1. The most important thing about buying a new bike is to make sure it fits. The only way you'll know if the bike is right for you is to size up the bike and make sure that the bike's geometry matches your body's geometry. Ask questions and do some research.
mtn. biking 101
2. If possible, try to find a shop that will let you demo the bike on real dirt. Five minutes in a parking lot won't cut it. You wouldn't buy a car without a real world test drive, and a bike should be no different.
3. Don't belive the hype. Just because your favorite rider or best friend rides a certain bike, that doesn't mean that's the best one for you. Have an open mind and be realistic about your needs and ability.
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  1. #1
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    Clear A Few Things Up For Me Please

    Hello All,

    So yeah, I'm new at this. But despite my constant reading and learning, a few things are still escaping me.

    1.) Pedals. Could someone please tell me the difference between various pedal styles? I've heard clipless and straps mentioned. What about the ones that clip to the bottom of bicycle shoes? And what do you call the ones that come stock on most bikes....the once that are just flat platforms with spikes on them. What's the benefit/drawback of each kind?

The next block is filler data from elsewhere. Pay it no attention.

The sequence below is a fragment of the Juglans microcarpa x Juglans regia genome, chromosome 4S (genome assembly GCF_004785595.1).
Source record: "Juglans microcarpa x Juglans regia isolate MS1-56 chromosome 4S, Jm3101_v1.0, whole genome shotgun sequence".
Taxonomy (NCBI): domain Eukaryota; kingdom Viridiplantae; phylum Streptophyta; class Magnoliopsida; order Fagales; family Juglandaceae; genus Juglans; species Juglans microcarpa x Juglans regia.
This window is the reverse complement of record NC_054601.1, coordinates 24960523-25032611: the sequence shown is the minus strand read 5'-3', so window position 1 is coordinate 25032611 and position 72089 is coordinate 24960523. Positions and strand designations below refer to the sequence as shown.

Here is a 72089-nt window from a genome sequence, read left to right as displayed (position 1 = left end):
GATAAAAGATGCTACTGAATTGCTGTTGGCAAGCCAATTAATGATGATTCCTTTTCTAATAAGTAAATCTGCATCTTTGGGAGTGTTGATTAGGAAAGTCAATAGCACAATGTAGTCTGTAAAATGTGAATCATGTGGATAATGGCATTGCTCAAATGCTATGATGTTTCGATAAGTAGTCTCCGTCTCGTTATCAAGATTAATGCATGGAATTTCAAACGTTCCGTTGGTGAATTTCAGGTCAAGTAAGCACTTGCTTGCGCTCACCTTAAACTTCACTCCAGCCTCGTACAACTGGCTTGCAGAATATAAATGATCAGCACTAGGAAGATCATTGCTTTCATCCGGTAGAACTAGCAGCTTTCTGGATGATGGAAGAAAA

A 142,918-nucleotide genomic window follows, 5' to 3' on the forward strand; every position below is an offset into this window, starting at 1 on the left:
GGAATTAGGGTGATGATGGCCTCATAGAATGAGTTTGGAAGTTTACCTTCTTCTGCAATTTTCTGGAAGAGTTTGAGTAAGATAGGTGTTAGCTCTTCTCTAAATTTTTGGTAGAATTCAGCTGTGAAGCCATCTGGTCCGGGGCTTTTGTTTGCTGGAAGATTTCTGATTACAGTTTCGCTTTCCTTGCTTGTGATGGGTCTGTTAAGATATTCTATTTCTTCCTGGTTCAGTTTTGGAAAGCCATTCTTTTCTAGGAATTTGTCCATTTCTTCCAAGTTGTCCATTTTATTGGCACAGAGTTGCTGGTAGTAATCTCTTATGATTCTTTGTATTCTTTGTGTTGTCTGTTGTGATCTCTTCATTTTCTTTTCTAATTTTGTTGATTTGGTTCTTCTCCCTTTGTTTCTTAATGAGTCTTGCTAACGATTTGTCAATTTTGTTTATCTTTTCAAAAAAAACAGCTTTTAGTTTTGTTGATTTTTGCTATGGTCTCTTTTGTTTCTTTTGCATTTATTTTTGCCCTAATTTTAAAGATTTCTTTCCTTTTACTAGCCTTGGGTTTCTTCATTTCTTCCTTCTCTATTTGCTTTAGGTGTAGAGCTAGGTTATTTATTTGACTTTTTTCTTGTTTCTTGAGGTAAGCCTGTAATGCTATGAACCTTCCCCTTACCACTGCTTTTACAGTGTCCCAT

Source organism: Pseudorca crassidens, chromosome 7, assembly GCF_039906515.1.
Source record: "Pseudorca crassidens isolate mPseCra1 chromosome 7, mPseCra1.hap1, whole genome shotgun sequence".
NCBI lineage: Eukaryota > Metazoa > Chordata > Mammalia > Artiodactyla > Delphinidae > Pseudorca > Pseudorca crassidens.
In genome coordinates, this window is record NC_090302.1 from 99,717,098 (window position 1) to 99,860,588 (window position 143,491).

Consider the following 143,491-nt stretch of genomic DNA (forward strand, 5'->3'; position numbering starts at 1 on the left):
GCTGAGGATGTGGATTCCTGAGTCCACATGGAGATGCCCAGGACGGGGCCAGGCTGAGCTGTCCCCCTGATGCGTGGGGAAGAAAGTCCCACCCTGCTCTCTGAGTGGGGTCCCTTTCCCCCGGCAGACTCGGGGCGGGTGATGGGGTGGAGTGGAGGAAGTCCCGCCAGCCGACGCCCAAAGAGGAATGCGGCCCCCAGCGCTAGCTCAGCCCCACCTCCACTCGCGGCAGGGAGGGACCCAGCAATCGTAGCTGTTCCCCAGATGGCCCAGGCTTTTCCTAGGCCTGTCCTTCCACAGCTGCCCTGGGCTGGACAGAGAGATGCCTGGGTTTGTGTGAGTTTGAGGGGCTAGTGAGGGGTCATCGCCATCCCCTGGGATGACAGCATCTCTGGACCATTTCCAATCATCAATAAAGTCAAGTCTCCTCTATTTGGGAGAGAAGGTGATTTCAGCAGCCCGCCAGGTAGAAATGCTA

2.) Components. I read about shifters, derailers, cranks, shocks, forks etc...but how do I figure out which ones are better than others? For example, I have Shimano Altus rear and Shimano SIS derailers on my bike. Now, from what I understand, these are basicly bottom of the line derailers. Is there some sort of list somewhere that shows them in order from cheapest to best? Like where do Deore and XTRs comes in? What about Sram? Same goes with shocks and forks. What are them bottom of the line, whichs ones are mid grade, and which are "best". I'm sure someone has made a list somewhere. A link would be greatly appritiated.

    3.) Freeride, XC, All Mountain, DH....what does it all mean??? DH is pretty much self-explanitory, but what about the others? I ride mostly single track, hardpack with some roots/logs and various technical stuff in the beginner to intermediate range. There are some drops, ranging from 1-6 feet, but I've been going around those for right now till my skills develope more. Equal amounts of uphill and downhill. WHat catagory would this fall under?

    Thanks guys and gals!